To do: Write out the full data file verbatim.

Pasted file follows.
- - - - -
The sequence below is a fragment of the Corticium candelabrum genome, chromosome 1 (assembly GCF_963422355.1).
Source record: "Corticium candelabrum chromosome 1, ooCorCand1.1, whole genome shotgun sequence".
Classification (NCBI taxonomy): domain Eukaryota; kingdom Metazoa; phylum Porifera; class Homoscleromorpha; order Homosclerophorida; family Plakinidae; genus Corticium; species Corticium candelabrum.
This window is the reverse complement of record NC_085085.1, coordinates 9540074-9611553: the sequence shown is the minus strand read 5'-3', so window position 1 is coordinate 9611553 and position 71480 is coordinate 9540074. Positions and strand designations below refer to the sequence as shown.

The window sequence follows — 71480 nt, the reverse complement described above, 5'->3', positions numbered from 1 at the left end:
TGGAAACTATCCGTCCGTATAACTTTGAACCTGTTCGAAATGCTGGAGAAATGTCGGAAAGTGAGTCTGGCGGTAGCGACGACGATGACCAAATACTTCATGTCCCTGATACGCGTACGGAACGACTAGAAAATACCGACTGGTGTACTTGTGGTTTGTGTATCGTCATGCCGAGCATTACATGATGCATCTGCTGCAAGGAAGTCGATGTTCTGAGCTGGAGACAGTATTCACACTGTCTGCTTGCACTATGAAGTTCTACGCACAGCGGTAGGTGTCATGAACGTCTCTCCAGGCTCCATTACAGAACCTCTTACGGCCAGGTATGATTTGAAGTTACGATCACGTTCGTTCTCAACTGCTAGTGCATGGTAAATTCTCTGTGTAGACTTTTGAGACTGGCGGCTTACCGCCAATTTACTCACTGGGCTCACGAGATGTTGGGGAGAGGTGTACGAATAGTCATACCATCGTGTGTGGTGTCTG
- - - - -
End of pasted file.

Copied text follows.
The sequence below is a fragment of the Corticium candelabrum genome, chromosome 1 (assembly GCF_963422355.1).
Source record: "Corticium candelabrum chromosome 1, ooCorCand1.1, whole genome shotgun sequence".
Classification (NCBI taxonomy): domain Eukaryota; kingdom Metazoa; phylum Porifera; class Homoscleromorpha; order Homosclerophorida; family Plakinidae; genus Corticium; species Corticium candelabrum.
This window is the reverse complement of record NC_085085.1, coordinates 9540074-9611553: the sequence shown is the minus strand read 5'-3', so window position 1 is coordinate 9611553 and position 71480 is coordinate 9540074. Positions and strand designations below refer to the sequence as shown.

The window sequence follows — 71480 nt, the reverse complement described above, 5'->3', positions numbered from 1 at the left end:
TGGAAACTATCCGTCCGTATAACTTTGAACCTGTTCGAAATGCTGGAGAAATGTCGGAAAGTGAGTCTGGCGGTAGCGACGACGATGACCAAATACTTCATGTCCCTGATACGCGTACGGAACGACTAGAAAATACCGACTGGTGTACTTGTGGTTTGTGTATCGTCATGCCGAGCATTACATGATGCATCTGCTGCAAGGAAGTCGATGTTCTGAGCTGGAGACAGTATTCACACTGTCTGCTTGCACTATGAAGTTCTACGCACAGCGGTAGGTGTCATGAACGTCTCTCCAGGCTCCATTACAGAACCTCTTACGGCCAGGTATGATTTGAAGTTACGATCACGTTCGTTCTCAACTGCTAGTGCATGGTAAATTCTCTGTGTAGACTTTTGAGACTGGCGGCTTACCGCCAATTTACTCACTGGGCTCACGAGATGTTGGGGAGAGGTGTACGAATAGTCATACCATCGTGTGTGGTGTCTG